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J Appl Res Intellect Disabil. 2012 Jan;25(1):20-8. doi: 10.1111/j.1468-3148.2011.00640.x. Epub 2011 Aug 8.

Longitudinal study of parents' impact on quality of life of children and young adults with intellectual disabilities.

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1
Institute of Health Policy & Management (iBMG), Erasmus University, Rotterdam, The Netherlands. cramm@bmg.eur.nl

Abstract

BACKGROUND:

Earlier research has distinguished five domains of Quality of life (QoL) for people with ID: material well-being, development and activity, physical well-being, social well-being, and emotional well-being. We investigated parents' perspectives on these domains and QoL for children and young adults with ID and hypothesized that parents' well-being would be a predictive factor in QoL of their children with ID.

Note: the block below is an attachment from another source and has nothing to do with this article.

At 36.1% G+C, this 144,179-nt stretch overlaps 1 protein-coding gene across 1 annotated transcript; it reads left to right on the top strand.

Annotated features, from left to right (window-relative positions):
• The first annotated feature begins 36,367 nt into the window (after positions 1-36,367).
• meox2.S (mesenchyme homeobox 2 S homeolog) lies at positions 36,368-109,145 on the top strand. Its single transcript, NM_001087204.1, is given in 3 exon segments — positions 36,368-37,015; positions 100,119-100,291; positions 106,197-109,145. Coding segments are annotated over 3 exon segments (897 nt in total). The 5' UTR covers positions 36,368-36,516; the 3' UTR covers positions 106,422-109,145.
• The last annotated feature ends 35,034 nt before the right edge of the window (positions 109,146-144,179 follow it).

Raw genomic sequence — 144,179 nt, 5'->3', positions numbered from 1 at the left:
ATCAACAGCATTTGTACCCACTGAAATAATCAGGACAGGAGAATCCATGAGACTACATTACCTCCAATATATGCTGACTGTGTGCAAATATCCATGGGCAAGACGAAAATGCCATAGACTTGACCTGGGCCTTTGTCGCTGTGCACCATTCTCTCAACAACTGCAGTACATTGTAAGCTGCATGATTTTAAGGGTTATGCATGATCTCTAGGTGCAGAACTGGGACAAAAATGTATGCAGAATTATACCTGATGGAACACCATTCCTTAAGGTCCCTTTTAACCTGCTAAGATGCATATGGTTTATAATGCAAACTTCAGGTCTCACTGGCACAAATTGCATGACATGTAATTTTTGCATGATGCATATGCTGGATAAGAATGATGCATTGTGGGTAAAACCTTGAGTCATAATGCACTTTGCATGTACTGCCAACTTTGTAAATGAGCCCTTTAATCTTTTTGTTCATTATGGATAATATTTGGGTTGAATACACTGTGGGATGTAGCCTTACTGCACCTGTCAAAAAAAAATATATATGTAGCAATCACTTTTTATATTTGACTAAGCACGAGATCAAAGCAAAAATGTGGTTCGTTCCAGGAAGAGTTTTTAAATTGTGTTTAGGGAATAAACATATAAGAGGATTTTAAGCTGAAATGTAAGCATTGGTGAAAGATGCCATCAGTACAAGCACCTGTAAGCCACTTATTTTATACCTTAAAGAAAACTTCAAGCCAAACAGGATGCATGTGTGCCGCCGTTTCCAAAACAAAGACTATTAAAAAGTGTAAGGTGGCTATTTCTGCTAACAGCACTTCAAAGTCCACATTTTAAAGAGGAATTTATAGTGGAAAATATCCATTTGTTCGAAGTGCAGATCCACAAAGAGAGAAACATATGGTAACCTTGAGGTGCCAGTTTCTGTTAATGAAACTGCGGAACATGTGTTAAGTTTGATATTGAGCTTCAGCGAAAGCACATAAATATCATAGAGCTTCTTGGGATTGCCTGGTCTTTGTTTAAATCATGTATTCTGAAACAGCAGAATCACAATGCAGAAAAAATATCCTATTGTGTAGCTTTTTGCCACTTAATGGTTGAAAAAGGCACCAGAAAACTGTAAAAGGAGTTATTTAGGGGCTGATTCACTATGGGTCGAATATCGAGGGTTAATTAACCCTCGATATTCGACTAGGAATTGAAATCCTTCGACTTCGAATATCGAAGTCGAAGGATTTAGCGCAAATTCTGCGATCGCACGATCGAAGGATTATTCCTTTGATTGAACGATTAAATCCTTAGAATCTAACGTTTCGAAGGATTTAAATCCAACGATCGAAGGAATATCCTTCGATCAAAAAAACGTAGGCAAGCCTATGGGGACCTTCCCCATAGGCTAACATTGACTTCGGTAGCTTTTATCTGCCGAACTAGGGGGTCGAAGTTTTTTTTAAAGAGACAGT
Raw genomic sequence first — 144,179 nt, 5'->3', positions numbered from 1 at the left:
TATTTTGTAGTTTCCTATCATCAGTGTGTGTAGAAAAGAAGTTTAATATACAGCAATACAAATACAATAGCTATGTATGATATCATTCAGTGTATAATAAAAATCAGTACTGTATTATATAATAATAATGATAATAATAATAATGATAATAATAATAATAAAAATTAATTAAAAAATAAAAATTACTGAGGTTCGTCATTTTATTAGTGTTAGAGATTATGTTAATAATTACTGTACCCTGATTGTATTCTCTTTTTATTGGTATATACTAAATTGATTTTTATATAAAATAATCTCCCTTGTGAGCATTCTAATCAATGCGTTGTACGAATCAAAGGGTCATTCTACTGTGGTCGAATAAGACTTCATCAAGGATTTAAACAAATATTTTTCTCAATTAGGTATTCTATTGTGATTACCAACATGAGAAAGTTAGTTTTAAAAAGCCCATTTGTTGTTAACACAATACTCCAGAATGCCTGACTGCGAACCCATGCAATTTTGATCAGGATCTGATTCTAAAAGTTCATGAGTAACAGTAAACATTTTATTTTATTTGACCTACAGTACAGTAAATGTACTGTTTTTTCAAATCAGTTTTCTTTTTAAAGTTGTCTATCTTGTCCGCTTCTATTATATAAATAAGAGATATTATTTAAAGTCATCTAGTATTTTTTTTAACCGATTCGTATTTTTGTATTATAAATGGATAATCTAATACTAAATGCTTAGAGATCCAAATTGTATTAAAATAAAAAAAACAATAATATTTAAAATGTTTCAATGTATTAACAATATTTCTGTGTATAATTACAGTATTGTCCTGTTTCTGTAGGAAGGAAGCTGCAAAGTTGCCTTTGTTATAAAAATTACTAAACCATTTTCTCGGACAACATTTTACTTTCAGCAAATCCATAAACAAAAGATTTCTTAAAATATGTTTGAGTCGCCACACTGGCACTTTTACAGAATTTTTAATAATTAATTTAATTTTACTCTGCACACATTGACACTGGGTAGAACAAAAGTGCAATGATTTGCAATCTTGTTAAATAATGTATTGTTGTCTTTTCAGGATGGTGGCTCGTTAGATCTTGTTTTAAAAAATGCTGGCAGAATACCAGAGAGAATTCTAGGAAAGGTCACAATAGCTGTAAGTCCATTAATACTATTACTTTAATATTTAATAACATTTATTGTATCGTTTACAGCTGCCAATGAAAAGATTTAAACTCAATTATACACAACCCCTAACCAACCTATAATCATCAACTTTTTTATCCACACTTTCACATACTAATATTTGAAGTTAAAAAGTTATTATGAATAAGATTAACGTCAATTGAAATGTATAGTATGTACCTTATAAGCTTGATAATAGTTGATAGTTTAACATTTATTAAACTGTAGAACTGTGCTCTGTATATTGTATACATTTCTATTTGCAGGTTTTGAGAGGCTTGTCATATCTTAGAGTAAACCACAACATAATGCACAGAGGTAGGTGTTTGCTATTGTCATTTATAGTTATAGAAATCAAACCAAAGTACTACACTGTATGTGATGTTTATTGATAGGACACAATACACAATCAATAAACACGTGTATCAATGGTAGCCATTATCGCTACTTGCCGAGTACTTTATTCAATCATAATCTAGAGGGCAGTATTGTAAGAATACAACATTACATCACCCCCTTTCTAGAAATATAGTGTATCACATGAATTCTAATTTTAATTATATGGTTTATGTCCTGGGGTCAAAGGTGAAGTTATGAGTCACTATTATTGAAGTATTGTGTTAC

METHODS:

Our longitudinal study administered questionnaires to parents at T0 (n = 147) and T1 (n = 108). The inclusion criteria were: (i) the child's age 0-24 years and (ii) the child's intellectual disability (IQ < 70 or IQ < 85 in combination with behavioural problems).

RESULTS:

Social well-being of parents (P ≤ 0.001), changes in parents' social well-being (P ≤ 0.01) and changes in children's social well-being (P ≤ 0.05) were strong predictors of QoL for children with ID. Emotional well-being of children with ID (P ≤ 0.01), changes in children's emotional well-being (P ≤ 0.01) and changes in emotional well-being of parents (P ≤0.05) also predicted QoL of children with ID. Material well-being of parents, and health, development and activity of the children were not predictors.

CONCLUSION:

Our study revealed that predictors of QoL in children and young adults with ID occurred in the following domains: physical well-being (children), social well-being (parents and children) and emotional well-being (parents and children).

[Indexed for MEDLINE]

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